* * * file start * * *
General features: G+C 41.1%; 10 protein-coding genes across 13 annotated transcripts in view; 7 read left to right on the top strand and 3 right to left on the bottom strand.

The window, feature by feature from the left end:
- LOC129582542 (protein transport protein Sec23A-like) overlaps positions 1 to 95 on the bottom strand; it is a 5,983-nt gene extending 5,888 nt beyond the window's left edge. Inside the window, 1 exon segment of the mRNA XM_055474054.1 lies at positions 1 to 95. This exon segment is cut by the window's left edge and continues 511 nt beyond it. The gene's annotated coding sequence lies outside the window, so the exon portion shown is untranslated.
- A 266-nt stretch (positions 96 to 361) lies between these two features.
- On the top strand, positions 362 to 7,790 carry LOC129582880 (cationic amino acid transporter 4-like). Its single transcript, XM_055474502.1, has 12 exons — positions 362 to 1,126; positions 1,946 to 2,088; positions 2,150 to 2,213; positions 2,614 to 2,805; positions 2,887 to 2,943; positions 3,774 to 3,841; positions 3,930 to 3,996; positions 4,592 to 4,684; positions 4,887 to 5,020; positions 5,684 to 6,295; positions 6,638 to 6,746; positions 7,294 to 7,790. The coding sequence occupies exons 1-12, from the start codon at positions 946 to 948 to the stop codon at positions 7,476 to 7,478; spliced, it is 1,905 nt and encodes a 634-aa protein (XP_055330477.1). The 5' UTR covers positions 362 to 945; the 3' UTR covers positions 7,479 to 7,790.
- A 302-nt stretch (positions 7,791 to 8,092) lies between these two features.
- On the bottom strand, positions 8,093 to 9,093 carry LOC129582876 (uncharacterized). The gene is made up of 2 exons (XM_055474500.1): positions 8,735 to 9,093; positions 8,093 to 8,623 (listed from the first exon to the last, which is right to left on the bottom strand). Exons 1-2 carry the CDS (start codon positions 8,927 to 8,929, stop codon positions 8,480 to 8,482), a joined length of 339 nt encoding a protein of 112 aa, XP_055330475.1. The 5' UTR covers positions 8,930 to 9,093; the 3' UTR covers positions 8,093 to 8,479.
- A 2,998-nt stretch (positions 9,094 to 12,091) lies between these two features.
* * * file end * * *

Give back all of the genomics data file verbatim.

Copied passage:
General features: G+C 41.1%; 10 protein-coding genes across 13 annotated transcripts in view; 7 read left to right on the top strand and 3 right to left on the bottom strand.

The window, feature by feature from the left end:
- LOC129582542 (protein transport protein Sec23A-like) overlaps positions 1 to 95 on the bottom strand; it is a 5,983-nt gene extending 5,888 nt beyond the window's left edge. Inside the window, 1 exon segment of the mRNA XM_055474054.1 lies at positions 1 to 95. This exon segment is cut by the window's left edge and continues 511 nt beyond it. The gene's annotated coding sequence lies outside the window, so the exon portion shown is untranslated.
- A 266-nt stretch (positions 96 to 361) lies between these two features.
- On the top strand, positions 362 to 7,790 carry LOC129582880 (cationic amino acid transporter 4-like). Its single transcript, XM_055474502.1, has 12 exons — positions 362 to 1,126; positions 1,946 to 2,088; positions 2,150 to 2,213; positions 2,614 to 2,805; positions 2,887 to 2,943; positions 3,774 to 3,841; positions 3,930 to 3,996; positions 4,592 to 4,684; positions 4,887 to 5,020; positions 5,684 to 6,295; positions 6,638 to 6,746; positions 7,294 to 7,790. The coding sequence occupies exons 1-12, from the start codon at positions 946 to 948 to the stop codon at positions 7,476 to 7,478; spliced, it is 1,905 nt and encodes a 634-aa protein (XP_055330477.1). The 5' UTR covers positions 362 to 945; the 3' UTR covers positions 7,479 to 7,790.
- A 302-nt stretch (positions 7,791 to 8,092) lies between these two features.
- On the bottom strand, positions 8,093 to 9,093 carry LOC129582876 (uncharacterized). The gene is made up of 2 exons (XM_055474500.1): positions 8,735 to 9,093; positions 8,093 to 8,623 (listed from the first exon to the last, which is right to left on the bottom strand). Exons 1-2 carry the CDS (start codon positions 8,927 to 8,929, stop codon positions 8,480 to 8,482), a joined length of 339 nt encoding a protein of 112 aa, XP_055330475.1. The 5' UTR covers positions 8,930 to 9,093; the 3' UTR covers positions 8,093 to 8,479.
- A 2,998-nt stretch (positions 9,094 to 12,091) lies between these two features.